The Ghana Health Service (GHS) has urged the public to strictly observe all safety protocols to avert a major third wave of COVID-19 in the country, as increasing numbers of new infections could overwhelm health systems.
The GHS said: “The public health measures needed to prevent transmission remain the same; what we need is adherence to these protocols by all people living in Ghana, whether vaccinated or not”.
It said the threat of a third major wave in Ghana was “very real” as evidence from other countries that had experienced a third wave showed that the cases were usually twice or three times the cases in the first wave, adding that the first wave recorded a peak of over 1,100 cases in a single day.
A communiqué issued by the Ghana Health Service after a high level strategic meeting of Senior Managers on COVID-19 following the recent rise in cases and made available to the Ghana News Agency at Tema established.
The GHS said as at July 17th a total of 99,734 cases were recorded with 817 deaths, while active cases stood at 3,466 with over 1.3 million tests carried out since Ghana started testing.
According to the GHS, the main drivers identified for the second outbreak, from late January to early March 2021, were the many activities during the Christmas festivities with lowered adherence to COVID-19 safety protocols.
It said, coupled with the high number of travelers to Ghana during the Christmas festivities saw cases rise, but not to the levels recorded in the first major wave.
The GHS said the emergence of new variants with higher infectivity complicated the safety protocols.
“Other threats include; the outbreaks of cases in neighbouring countries, surges in the Ashanti and Greater Accra Regions, low vaccination coverage, the entry of the delta variant into Ghana and outbreaks in some schools,” it explained.
The Ghana Health Service noted that there were several days during that peak when the country reported between 600 to 1,000 cases a day, and said there had been a gradual increase in cases over the past weeks.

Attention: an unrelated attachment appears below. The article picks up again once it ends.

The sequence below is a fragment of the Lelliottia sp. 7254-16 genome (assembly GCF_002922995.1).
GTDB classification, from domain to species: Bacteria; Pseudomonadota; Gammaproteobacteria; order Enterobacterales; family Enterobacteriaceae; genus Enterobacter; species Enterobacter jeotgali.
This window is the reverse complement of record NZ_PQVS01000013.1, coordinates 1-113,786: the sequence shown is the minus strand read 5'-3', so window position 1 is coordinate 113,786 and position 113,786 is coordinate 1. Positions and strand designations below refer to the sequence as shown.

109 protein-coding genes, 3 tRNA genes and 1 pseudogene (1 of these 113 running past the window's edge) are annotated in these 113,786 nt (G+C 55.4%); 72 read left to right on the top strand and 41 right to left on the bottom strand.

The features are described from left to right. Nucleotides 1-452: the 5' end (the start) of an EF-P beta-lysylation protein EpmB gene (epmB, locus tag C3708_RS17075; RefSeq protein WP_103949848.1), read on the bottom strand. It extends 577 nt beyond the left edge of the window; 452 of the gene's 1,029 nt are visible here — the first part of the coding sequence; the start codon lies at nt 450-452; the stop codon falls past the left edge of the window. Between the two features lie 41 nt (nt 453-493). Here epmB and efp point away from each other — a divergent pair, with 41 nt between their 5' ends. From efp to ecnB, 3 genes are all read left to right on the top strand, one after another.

It explained, for instance, that between April 11th and 25th 2021, a total of 968 cases were recorded for the two-week period compared to 2,500 recorded from the July 1st to 14th.
“The increase in cases have largely been from the major hotspots of Greater Accra and Ashanti Regions with a few sporadic outbreaks in other regions such as the Volta and Eastern Regions,” it said.
It stated that the rise in cases was of concern to the GHS and that necessitated the strategic meeting of senior managers of the GHS to address the issue.
The GHS said its current system had some inherent strengths including; capacity for case management with an increase in number of treatment centres from two to over 70 currently with a treatment centre in each region, training of critical care staff and provision of equipment, establishment of the Ghana Infectious Diseases Centre (GIDC), establishment of an electronic data collection system for surveillance data collection.
“Robust laboratory capacity from two in early 2020 to over 43 currently, capacity for Genomic Sequencing and a strong Expanded Programme on Immunization,” it said, emphasizing that, all those capacities could be overwhelmed if we do not avert a third wave especially driven by the Delta variant which was highly transmissible.